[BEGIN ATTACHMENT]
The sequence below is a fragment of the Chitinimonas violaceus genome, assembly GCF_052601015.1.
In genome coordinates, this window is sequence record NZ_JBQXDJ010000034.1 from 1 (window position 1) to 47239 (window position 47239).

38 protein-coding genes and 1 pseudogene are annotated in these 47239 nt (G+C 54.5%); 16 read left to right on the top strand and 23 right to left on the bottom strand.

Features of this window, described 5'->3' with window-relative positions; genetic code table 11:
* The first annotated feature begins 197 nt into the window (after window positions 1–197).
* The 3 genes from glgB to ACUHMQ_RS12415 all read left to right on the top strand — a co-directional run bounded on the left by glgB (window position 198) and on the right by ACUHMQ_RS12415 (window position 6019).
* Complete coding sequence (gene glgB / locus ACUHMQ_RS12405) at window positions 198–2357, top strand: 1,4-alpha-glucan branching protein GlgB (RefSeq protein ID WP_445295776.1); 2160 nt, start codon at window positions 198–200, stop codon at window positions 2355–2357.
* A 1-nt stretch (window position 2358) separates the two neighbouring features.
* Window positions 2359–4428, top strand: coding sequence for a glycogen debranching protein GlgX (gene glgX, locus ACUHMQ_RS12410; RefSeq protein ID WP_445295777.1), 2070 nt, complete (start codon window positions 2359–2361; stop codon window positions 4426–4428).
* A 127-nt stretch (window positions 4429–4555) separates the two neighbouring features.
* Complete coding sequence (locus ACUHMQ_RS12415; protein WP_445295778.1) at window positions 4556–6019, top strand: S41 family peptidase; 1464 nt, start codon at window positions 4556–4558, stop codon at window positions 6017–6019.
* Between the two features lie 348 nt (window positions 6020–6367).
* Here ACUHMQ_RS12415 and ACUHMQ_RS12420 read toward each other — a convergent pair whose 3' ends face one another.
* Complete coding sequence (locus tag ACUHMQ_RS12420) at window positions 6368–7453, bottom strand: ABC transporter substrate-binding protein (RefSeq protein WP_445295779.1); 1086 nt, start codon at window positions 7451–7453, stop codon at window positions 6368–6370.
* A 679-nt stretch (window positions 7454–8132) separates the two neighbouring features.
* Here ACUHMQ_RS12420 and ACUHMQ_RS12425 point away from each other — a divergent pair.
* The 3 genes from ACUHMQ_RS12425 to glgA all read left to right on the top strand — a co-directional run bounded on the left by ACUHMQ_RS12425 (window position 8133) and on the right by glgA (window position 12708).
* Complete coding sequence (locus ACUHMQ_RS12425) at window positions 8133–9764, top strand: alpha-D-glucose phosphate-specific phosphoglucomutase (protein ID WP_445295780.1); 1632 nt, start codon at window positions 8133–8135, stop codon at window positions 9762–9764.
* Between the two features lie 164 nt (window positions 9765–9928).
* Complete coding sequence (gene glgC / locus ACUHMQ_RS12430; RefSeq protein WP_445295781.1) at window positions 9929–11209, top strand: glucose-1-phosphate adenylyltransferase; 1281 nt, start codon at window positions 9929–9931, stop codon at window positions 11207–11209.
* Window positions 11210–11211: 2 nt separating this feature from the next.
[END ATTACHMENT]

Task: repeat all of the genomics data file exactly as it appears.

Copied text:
The sequence below is a fragment of the Chitinimonas violaceus genome, assembly GCF_052601015.1.
In genome coordinates, this window is sequence record NZ_JBQXDJ010000034.1 from 1 (window position 1) to 47239 (window position 47239).

38 protein-coding genes and 1 pseudogene are annotated in these 47239 nt (G+C 54.5%); 16 read left to right on the top strand and 23 right to left on the bottom strand.

Features of this window, described 5'->3' with window-relative positions; genetic code table 11:
* The first annotated feature begins 197 nt into the window (after window positions 1–197).
* The 3 genes from glgB to ACUHMQ_RS12415 all read left to right on the top strand — a co-directional run bounded on the left by glgB (window position 198) and on the right by ACUHMQ_RS12415 (window position 6019).
* Complete coding sequence (gene glgB / locus ACUHMQ_RS12405) at window positions 198–2357, top strand: 1,4-alpha-glucan branching protein GlgB (RefSeq protein ID WP_445295776.1); 2160 nt, start codon at window positions 198–200, stop codon at window positions 2355–2357.
* A 1-nt stretch (window position 2358) separates the two neighbouring features.
* Window positions 2359–4428, top strand: coding sequence for a glycogen debranching protein GlgX (gene glgX, locus ACUHMQ_RS12410; RefSeq protein ID WP_445295777.1), 2070 nt, complete (start codon window positions 2359–2361; stop codon window positions 4426–4428).
* A 127-nt stretch (window positions 4429–4555) separates the two neighbouring features.
* Complete coding sequence (locus ACUHMQ_RS12415; protein WP_445295778.1) at window positions 4556–6019, top strand: S41 family peptidase; 1464 nt, start codon at window positions 4556–4558, stop codon at window positions 6017–6019.
* Between the two features lie 348 nt (window positions 6020–6367).
* Here ACUHMQ_RS12415 and ACUHMQ_RS12420 read toward each other — a convergent pair whose 3' ends face one another.
* Complete coding sequence (locus tag ACUHMQ_RS12420) at window positions 6368–7453, bottom strand: ABC transporter substrate-binding protein (RefSeq protein WP_445295779.1); 1086 nt, start codon at window positions 7451–7453, stop codon at window positions 6368–6370.
* A 679-nt stretch (window positions 7454–8132) separates the two neighbouring features.
* Here ACUHMQ_RS12420 and ACUHMQ_RS12425 point away from each other — a divergent pair.
* The 3 genes from ACUHMQ_RS12425 to glgA all read left to right on the top strand — a co-directional run bounded on the left by ACUHMQ_RS12425 (window position 8133) and on the right by glgA (window position 12708).
* Complete coding sequence (locus ACUHMQ_RS12425) at window positions 8133–9764, top strand: alpha-D-glucose phosphate-specific phosphoglucomutase (protein ID WP_445295780.1); 1632 nt, start codon at window positions 8133–8135, stop codon at window positions 9762–9764.
* Between the two features lie 164 nt (window positions 9765–9928).
* Complete coding sequence (gene glgC / locus ACUHMQ_RS12430; RefSeq protein WP_445295781.1) at window positions 9929–11209, top strand: glucose-1-phosphate adenylyltransferase; 1281 nt, start codon at window positions 9929–9931, stop codon at window positions 11207–11209.
* Window positions 11210–11211: 2 nt separating this feature from the next.